With that being said, I was pretty excited whenever I saw the first teaser trailer for The Orville.  It looked like it might be a tongue-in-cheek nod to classic Star Trek and perhaps even Galaxy Quest.  With Star Trek:  Discovery not really impressing me with its first looks, I hoped that The Orville would fill the ever growing void in my life for decent science fiction that wasn’t all doom and gloom all of the time.

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While I’ve only seen the first episode, “Old Wounds,” I’ve already been pleased with what I’ve witnessed.  The brightly colored sets, diverse characters, humor, and cast inject some much needed happiness in a genre that seems to only get bleaker with each year. One of my biggest gripes with modern science fiction is that too much of it focuses on the negatives in society and makes those negatives even more despicable.

The Orville still seems to be willing to deal with current issues, but on a much lighter plane of existence.  The original Star Trek series gave us hope for a brighter future.  Most science fiction that has followed that series (including some episodes of the many Star Trek shows and films that followed) shattered that hope.  The first episode of The Orville tackles failed relationships, and does so with laughs and understanding.

The episode deals with Captain Ed Mercer (MacFarlane) being cautiously given command of the Orville despite having a terrible year.  At one time considered a top notch prospect for command, Mercer’s inability to come to terms with his broken marriage completely derails all of his prior successes.  Once in command, he soon learns that his first officer is none other than his ex-wife, Kelly Grayson (Adrienne Palicki).  This leads to immediate tension between the duo.  There’s so much tension that it boils over into their regular work days aboard the ship.  It even spills over into their first confrontation with a villain, the Krill race, whose looks remind me a lot of the primary villain, Krall, from Star Trek Beyond.  Whether the Krill and Krall are intentionally similar, I do not know.

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This is Krall from Star Trek Beyond.  Just wait until you see the Krill in The Orville!

As the episode played out, I saw plenty of nods to the original Star Trek series and TNG as well.  A research facility that is actually researching things for the betterment of all people, crew members that reminded me of characters such as Data, Worf, Bones, and even ol’ Tom Paris, and that light humor that seemed to bleed through every episode of the original series without getting in the way of whatever moral Gene and company was trying to get across each week.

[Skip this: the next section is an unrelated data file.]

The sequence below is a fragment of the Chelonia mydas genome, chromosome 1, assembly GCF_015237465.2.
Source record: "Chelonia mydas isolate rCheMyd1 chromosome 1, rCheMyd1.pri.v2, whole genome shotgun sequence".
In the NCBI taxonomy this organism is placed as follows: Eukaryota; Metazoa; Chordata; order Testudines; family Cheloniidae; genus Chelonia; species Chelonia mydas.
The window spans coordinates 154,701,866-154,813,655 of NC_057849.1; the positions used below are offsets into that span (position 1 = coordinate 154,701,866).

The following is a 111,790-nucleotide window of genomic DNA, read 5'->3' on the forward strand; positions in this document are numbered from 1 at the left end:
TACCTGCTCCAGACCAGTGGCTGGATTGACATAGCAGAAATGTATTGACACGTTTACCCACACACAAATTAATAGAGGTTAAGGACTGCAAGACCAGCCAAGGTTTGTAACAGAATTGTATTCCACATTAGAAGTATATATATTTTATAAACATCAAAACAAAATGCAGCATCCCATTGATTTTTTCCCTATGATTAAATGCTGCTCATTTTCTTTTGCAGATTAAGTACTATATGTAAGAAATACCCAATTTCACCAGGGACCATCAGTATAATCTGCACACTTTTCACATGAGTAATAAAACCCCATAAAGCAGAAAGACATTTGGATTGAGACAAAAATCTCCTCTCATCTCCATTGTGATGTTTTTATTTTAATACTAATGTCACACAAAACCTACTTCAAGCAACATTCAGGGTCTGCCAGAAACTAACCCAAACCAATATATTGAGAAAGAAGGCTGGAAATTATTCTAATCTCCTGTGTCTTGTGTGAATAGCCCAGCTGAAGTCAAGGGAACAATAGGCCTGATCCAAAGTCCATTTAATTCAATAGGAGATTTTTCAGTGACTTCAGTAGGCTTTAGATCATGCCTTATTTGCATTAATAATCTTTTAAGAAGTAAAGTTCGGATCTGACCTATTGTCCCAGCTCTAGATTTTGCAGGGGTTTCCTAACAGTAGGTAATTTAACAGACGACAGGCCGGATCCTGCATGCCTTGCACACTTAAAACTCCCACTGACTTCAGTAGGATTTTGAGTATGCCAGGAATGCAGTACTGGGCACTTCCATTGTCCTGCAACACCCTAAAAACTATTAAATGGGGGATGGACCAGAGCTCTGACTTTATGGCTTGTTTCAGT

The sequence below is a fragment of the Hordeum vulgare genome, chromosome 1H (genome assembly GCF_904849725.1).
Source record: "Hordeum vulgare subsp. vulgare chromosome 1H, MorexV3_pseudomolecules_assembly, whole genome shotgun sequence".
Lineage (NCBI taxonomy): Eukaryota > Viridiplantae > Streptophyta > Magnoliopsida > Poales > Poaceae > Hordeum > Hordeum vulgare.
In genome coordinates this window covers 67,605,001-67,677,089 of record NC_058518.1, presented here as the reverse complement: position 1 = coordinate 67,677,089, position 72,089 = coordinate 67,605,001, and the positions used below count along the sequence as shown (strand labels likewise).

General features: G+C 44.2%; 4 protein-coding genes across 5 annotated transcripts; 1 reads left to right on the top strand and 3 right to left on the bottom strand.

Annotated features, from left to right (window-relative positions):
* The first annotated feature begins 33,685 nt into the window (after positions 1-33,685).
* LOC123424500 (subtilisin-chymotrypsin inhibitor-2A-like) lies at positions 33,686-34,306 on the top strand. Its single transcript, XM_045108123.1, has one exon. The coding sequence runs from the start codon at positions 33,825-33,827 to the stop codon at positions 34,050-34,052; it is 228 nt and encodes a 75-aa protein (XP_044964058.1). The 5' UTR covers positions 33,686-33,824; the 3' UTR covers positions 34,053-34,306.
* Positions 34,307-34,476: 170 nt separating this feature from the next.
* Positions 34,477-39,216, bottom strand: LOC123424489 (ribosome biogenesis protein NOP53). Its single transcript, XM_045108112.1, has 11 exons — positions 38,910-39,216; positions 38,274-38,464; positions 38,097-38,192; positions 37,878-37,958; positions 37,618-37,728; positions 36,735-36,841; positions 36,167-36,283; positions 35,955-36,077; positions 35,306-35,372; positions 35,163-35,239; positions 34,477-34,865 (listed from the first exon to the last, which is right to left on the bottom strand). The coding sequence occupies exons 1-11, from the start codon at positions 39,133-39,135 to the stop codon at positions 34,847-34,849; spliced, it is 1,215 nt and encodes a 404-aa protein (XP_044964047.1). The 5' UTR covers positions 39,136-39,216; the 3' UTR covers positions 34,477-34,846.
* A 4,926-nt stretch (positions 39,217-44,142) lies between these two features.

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THE ORVILLE: L-R: Seth MacFarlane, Penny Johnson Jerald, Adrianne Palicki, Halston Sage and guest star Brian George in THE ORVILLE premiering this fall on FOX. ©2017 Fox Broadcasting Co. Cr: F

I’ve already grown attached to some of the characters despite only getting to know them in less than an hour.  Scott Grimes (my childhood hero from Critters) portrays Gordon Malloy, a hot shot pilot that ends up ruining his own bright career (sorta like Paris, right?) but gets a second chance on the Orville. I really enjoyed his character.  He’s the likeable jerk that I’m sure will turn into a hero sooner or later.  Then there’s Halston Sage as Alara Kitan, a member of the Xelayan race, who is extremely young (Chekov?  Maybe Wesley Crusher?) and inexperienced, but manages to save the day a couple of times.  She also has a whole Superman thing going with her strength and leaping abilities.  Then there’s Isaac (Mark Jackson), an AI that sounds an awful lot like Data.  Instead of wanting to become more human, though, he seems to be content with thinking himself better than the others.

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Yeah, THAT Scott Grimes from Critters (pictured here with the lovely Dee Wallace Stone) portrays Malloy.

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Don’t underestimate Alara.

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Isaac’s voice reminds me of Data…..a lot.

Other cast members include Penny Johnson Jerald as Dr. Finn, who has a bit of an attitude with the captain that hints at Dr. McCoy from ST: TOS, Peter Macon as the no nonsense Lt. Commander Bortus (who looks sort of like a Klingon but with the mentality of a Vulcan), J. Lee as John LaMarr, the ship’s navigator, and Victor Garber as Admiral Halsey, the man who gives Mercer a second chance after being convinced by another character in the series.

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The Orville Ship.

I also want to add how impressed I am by the production of this show.  The special effects are top notch and the music is wonderful.  It is apparent that time and care was taken with the production of the show.  That shows me that MacFarlane put everything into this show.

Will the series succeed?  In all honesty I cannot say because I’ve only watched one episode.  What I saw showed a lot of promise, but it’s going to take a few more episodes for the show to really find its groove in my opinion.  The audience should be interesting considering the fact that MacFarlane attracts fans of sophomoric shows like Family Guy and his more grounded and intelligent work on Cosmos.  I can’t wait to see the next episode and I hope that this show flourishes.

Thanks for reading my post.  If you saw The Orville and want to chime in, hit the comments section.  I’m headed to Louisiana Comic Con this weekend in Lafayette, so say hello to me if you see me at the event!  I plan on writing another post this week with more info on this event!